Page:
MJFF has funded more than 3,000 Parkinson's research projects to date and its on-staff team of PhDs, one MD and business-trained project managers currently oversee a portfolio of more than 700 active grants. In addition to creating critical research tools, galvanizing an engaged community of supporters and research volunteers, and advocating for policy and regulatory decisions to advance Parkinson's research and care, the Foundation catalyzes scientific discovery and progress toward therapies with its funding for investigator-driven research projects.
About The Michael J. Fox Foundation for Parkinson's Research
As the world's largest nonprofit funder of Parkinson's research, The Michael J. Fox Foundation is dedicated to accelerating a cure for Parkinson's disease and improved therapies for those living with the condition today. The Foundation pursues its goals through an aggressively funded, highly targeted research program coupled with active global engagement of scientists, Parkinson's patients, business leaders, clinical trial participants, donors and volunteers. In addition to funding more than $800 million in research to date, the Foundation has fundamentally altered the trajectory of progress toward a cure. Operating at the hub of worldwide Parkinson's research, the Foundation forges groundbreaking collaborations with industry leaders, academic scientists and government research funders; increases the flow of participants into Parkinson's disease clinical trials with its online tool, Fox Trial Finder; promotes Parkinson's awareness through high-profile advocacy, events and outreach; and coordinates the grassroots involvement of thousands of Team Fox members around the world. For more information, visit us on the Web, Facebook, Twitter, LinkedIn and Pinterest.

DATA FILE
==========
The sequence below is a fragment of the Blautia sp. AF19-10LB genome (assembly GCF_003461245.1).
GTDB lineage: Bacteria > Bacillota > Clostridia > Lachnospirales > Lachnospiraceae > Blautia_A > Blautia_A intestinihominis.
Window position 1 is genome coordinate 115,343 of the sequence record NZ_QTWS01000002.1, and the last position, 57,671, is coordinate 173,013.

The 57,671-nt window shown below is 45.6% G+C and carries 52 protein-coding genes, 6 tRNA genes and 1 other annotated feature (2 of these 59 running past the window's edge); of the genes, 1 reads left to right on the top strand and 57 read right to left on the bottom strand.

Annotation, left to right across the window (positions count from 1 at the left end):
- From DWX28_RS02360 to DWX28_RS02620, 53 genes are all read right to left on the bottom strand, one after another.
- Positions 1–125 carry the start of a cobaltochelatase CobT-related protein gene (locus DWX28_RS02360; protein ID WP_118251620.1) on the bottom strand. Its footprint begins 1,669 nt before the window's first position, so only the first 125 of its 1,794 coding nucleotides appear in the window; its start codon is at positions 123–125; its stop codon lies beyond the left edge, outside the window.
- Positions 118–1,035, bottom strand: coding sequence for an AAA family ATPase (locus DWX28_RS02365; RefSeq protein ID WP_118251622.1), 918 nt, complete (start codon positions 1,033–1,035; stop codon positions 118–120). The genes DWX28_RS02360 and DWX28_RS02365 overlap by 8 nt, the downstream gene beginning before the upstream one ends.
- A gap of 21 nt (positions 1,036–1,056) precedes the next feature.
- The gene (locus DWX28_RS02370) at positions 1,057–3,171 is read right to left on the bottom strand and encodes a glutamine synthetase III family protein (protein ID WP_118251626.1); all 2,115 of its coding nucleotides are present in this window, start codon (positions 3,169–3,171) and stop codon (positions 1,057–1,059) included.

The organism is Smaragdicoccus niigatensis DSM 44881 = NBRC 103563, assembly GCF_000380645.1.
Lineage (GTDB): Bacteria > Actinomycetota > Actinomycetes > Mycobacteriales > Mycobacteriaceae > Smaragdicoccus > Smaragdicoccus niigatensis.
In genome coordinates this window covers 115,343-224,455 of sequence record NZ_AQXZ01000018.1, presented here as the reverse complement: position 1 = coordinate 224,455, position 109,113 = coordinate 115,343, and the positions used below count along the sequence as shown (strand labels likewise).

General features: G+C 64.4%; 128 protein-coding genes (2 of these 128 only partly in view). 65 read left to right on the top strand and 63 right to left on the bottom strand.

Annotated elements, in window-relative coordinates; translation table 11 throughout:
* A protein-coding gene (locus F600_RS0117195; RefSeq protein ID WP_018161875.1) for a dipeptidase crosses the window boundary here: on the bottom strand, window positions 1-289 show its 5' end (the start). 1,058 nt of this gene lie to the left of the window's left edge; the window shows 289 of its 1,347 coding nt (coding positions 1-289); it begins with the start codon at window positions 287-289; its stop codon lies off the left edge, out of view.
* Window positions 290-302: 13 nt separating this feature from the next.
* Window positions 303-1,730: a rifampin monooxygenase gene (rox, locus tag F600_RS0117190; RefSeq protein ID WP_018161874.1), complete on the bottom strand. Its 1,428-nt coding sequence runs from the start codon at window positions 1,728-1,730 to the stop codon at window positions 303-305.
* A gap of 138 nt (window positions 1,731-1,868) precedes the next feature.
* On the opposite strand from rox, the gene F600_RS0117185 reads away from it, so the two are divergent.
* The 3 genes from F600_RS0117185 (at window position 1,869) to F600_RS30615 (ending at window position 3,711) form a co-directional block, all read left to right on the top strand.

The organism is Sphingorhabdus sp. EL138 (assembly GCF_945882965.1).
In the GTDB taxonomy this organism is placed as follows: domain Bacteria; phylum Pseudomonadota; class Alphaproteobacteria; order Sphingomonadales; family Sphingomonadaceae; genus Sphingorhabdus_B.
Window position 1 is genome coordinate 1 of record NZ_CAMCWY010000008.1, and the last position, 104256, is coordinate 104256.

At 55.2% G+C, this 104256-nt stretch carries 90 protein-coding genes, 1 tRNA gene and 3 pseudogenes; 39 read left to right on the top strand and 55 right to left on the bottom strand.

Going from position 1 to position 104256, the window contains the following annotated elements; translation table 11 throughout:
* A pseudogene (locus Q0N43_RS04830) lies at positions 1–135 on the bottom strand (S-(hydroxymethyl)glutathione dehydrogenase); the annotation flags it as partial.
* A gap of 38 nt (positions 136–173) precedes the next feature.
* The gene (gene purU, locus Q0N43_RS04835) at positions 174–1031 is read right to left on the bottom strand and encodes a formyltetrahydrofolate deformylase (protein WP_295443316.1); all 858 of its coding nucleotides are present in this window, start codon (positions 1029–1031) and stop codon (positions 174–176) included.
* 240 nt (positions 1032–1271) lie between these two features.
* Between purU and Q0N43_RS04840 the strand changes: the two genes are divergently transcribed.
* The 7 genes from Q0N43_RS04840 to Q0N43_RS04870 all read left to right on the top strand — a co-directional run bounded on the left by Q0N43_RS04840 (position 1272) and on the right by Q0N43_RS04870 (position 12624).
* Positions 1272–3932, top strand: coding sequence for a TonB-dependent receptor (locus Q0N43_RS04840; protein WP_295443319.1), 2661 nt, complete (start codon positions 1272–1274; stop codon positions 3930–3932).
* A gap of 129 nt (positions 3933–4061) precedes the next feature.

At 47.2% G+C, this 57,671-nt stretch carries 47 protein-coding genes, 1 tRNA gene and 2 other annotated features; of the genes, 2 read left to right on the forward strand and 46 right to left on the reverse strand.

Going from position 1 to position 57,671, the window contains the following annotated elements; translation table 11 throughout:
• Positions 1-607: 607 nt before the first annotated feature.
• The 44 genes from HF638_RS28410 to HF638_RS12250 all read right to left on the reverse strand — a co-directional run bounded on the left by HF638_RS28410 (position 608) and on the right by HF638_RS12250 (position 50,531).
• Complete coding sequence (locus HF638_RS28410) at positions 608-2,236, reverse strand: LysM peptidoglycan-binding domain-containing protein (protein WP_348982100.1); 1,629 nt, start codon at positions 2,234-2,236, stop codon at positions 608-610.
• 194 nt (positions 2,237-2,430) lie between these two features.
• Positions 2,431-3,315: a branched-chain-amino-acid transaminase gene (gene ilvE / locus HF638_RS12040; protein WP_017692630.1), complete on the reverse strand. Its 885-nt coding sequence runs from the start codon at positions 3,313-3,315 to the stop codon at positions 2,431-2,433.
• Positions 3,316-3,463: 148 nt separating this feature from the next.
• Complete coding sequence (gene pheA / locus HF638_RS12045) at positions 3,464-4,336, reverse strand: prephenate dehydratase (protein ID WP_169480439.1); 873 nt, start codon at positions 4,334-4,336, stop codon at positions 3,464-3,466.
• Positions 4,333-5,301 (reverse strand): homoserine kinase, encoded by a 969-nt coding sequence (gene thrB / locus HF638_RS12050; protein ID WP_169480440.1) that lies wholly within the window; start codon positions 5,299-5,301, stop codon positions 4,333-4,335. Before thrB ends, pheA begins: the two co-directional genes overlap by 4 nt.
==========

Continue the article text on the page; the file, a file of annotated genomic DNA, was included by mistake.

SOURCE The Michael J. Fox Foundation